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Asia’s big air-cooler bazaar.
[Text and pictures by Mayank Austen Soofi]
It’s a Dickensian sight. The driveway through the entrance gate is rutty. The clock on the clock tower doesn’t work. Men pee on the boundary wall. Mechanics drill holes into steel. Laborers haul cargoes in hand-pulled carts. All around are arranged thousands of air coolers, electric geysers, washing machines, water pumps, sandwich toasters and steel trunks, sometimes packed in colorful cardboard boxes.
Situated next to Ajmeri Gate in central Delhi, Kamla Market came up in 1951 to provide livelihood to the Partition refugees who came from what is now Pakistan. (Don't confuse the place with Kamla Nagar Market, which is in north Delhi.) Inaugurated by Dr Rajendra Prasad, India’s first President, and named after then Prime Minister Jawaharlal Nehru's deceased wife, it soon became Asia’s biggest bazaar for air-coolers. Later it also turned into a base for the city's goods transporters who set up little cabins at the market’s periphery. In the 1970s, the bazaar lost a little of its glory to another metalware market that came up elsewhere in the Capital. A few more years and Chinese imports further changed the dynamics. But like a well-oiled machine, Kamla Market continues to run evenly.
“Our coolers not only go to Delhi but also to Uttar Pradesh, Bihar, Punjab, Rajasthan, Gujarat, Madhya Pradesh, Kerala and Karnataka,” says Ramu Mistry, a senior mechanic. 30 years ago, Mr Mistry ran away from his family home in Bahraich, a town in Uttar Pradesh. Coming out of New Delhi railway station, Ajmeri Gate side, he stepped straight into Kamla Market and never left it.
Then the bazaar was less congested. It manufactured electrical appliances and not just assembled them from different parts, as is the case now. Each shop had an in-built ‘mini factory’. The stricter anti-pollution enforcement applied in the late 1990s forced the closure of these fumy manufacturing units. That was the second setback to the market. The first was when a part of the workforce left to set up shops in Inderlok Market in Sarai Rohilia, central-west Delhi.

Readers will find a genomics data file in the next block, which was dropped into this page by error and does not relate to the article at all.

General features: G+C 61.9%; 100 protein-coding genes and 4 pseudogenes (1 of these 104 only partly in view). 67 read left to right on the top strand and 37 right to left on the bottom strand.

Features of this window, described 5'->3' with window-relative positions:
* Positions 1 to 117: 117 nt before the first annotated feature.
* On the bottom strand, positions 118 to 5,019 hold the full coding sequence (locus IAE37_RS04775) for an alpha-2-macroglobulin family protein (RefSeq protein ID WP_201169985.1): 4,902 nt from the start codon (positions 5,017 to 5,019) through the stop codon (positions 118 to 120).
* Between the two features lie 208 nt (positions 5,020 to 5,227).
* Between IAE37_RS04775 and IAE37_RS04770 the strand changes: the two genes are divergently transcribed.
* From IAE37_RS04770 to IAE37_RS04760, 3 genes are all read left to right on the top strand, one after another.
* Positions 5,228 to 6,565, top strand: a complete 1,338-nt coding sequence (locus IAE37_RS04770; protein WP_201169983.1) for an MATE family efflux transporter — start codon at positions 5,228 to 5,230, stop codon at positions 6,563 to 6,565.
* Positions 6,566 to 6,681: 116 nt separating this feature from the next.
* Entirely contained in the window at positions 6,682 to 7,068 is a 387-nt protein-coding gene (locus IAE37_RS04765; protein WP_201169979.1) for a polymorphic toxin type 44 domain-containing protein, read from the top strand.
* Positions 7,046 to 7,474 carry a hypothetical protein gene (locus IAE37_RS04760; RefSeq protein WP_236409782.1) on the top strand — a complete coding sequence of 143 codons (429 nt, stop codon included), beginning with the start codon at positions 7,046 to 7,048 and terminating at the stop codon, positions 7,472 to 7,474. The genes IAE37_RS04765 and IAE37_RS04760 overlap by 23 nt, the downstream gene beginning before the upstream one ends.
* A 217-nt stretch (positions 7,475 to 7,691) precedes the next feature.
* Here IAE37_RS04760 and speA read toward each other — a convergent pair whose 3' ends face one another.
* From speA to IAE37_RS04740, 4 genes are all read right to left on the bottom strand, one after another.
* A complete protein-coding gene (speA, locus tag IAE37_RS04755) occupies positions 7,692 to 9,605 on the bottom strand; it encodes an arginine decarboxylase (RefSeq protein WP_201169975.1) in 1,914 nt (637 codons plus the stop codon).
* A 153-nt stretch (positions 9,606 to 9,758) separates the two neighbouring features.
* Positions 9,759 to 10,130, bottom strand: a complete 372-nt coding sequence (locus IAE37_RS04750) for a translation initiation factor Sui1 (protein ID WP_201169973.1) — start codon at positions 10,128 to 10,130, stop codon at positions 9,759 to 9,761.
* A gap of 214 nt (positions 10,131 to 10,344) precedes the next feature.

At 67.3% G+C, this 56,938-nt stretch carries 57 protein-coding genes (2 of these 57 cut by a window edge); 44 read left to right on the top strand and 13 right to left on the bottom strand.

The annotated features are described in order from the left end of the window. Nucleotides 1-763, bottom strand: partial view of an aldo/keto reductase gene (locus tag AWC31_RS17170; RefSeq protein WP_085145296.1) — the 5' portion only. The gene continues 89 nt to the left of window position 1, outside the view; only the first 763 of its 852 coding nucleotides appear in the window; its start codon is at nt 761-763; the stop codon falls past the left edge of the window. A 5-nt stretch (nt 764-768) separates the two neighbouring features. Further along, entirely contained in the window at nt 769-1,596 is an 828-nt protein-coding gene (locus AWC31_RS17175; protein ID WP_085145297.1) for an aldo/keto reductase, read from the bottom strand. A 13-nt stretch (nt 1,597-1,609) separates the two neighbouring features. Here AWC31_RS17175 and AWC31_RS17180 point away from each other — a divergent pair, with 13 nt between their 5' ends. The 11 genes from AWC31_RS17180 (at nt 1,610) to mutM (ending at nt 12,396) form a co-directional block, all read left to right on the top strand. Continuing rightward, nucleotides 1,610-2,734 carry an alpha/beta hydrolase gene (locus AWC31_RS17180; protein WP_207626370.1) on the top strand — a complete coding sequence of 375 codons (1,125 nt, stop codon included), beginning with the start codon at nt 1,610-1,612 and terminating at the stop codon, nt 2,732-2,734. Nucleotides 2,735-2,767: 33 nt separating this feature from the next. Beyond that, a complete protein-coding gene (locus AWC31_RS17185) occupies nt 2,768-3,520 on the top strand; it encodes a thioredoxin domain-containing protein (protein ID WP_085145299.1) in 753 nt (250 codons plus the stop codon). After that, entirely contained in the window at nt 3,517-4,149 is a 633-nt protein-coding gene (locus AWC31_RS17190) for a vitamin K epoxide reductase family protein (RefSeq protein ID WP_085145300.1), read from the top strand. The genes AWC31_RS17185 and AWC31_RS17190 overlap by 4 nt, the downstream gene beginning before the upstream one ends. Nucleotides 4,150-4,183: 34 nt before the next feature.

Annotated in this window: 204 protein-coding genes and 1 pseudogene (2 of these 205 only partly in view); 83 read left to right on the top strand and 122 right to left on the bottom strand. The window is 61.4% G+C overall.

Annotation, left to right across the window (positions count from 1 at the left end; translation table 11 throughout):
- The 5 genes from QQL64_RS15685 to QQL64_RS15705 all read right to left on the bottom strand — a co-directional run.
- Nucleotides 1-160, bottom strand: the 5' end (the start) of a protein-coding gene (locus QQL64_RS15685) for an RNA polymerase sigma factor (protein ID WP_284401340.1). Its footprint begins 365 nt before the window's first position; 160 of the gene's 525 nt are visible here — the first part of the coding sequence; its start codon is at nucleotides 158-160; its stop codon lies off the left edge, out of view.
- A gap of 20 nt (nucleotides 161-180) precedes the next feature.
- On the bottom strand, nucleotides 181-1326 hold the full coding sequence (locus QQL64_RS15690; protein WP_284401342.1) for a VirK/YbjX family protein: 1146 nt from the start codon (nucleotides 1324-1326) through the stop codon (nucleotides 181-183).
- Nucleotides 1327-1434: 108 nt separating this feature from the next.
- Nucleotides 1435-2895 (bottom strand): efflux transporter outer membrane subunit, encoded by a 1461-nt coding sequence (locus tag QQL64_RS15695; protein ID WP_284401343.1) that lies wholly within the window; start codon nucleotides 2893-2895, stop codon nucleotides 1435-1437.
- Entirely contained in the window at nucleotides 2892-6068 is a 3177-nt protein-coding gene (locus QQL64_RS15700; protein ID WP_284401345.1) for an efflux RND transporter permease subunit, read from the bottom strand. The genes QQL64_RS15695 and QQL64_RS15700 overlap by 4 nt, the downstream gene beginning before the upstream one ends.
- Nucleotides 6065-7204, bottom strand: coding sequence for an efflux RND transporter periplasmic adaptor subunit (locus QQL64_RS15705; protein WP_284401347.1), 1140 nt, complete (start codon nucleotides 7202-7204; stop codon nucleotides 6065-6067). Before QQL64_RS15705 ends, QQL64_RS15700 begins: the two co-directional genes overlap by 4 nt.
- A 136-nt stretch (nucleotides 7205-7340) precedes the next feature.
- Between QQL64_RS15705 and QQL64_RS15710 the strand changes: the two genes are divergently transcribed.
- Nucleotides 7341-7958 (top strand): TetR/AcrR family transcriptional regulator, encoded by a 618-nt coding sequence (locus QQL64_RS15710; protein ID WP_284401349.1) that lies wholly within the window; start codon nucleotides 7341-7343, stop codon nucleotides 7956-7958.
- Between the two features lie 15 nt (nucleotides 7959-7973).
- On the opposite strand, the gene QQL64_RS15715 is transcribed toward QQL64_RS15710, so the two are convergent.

“But our coolers are better,” insists Mr Mistry. Reduced to assembling steel cabinets, jaalis, grass, water distribution pipes, fans, and pumps – all coming from factories in different parts of Delhi – into air coolers, the mechanic misses the time when he himself would manufacture these individual parts, right here in Kamla Market. “Earlier, we would make coolers of great quality which would last for 30 years,” says Mr Mistry. “Now the quality has gone down for we only assemble the parts. Besides customers want cheaper-priced coolers and there is no demand for superior units which are naturally very pricey.”
The price of plastic coolers in Kamla Market ranges from Rs 800 to Rs 3000; metal coolers range from Rs 1000 to Rs 12,000.
In 2006, the inexpensive Chinese goods made their entry into the market. “We are unable to manufacture as cheaply as the Chinese,” says Ashok Batra, general secretary, Kamla Market Welfare Association. “Local production plummeted; people lost their jobs.”
There are 271 shops in Kamla Market, which support 1,000 laborers. Mostly from Uttar Pradesh and Bihar, these sunken-cheeked men have no other home. During the day, they assemble and pack the appliances. In the night, they cook and sleep in the market’s corridors. Their unprivileged circumstances make it difficult to believe that these men could be familiar with the mechanics of fans and pumps. “They are no engineers but they are excellent laborers,” says Mr Batra. “And we shopkeepers direct them in the technicalities.” But shopkeepers too are no engineers? “Yes, we haven’t done engineering,” laughs Mr Batra. “But it’s in our blood.”
Note If you want to get a cooler or any other electrical appliance from Kamla Market, call Ramu Mistry at 9811-61-4042
The main entrance
The inaugaural slab
Making steel trunks
Ramu Mistry, the mechanic
Inside a transporter's office
Snacks for the soul
Making a transport booking
Hauling the cargo
Taking a break
The world of Kamla Market